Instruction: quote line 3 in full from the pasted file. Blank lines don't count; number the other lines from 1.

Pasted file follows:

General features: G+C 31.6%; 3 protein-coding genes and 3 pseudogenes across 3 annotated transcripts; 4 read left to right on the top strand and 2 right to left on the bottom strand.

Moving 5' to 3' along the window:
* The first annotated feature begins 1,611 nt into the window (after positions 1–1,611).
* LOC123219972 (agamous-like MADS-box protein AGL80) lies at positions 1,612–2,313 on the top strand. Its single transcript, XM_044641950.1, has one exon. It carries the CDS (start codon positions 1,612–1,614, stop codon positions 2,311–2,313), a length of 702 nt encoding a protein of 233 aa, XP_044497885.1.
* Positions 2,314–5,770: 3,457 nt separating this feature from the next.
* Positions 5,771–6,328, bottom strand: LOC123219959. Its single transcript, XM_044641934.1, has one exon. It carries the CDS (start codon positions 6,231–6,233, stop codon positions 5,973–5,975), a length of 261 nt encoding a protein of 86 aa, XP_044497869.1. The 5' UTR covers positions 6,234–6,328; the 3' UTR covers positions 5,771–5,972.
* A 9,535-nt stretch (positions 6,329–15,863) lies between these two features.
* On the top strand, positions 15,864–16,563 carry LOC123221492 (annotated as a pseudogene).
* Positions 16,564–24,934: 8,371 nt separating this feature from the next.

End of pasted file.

* The first annotated feature begins 1,611 nt into the window (after positions 1–1,611).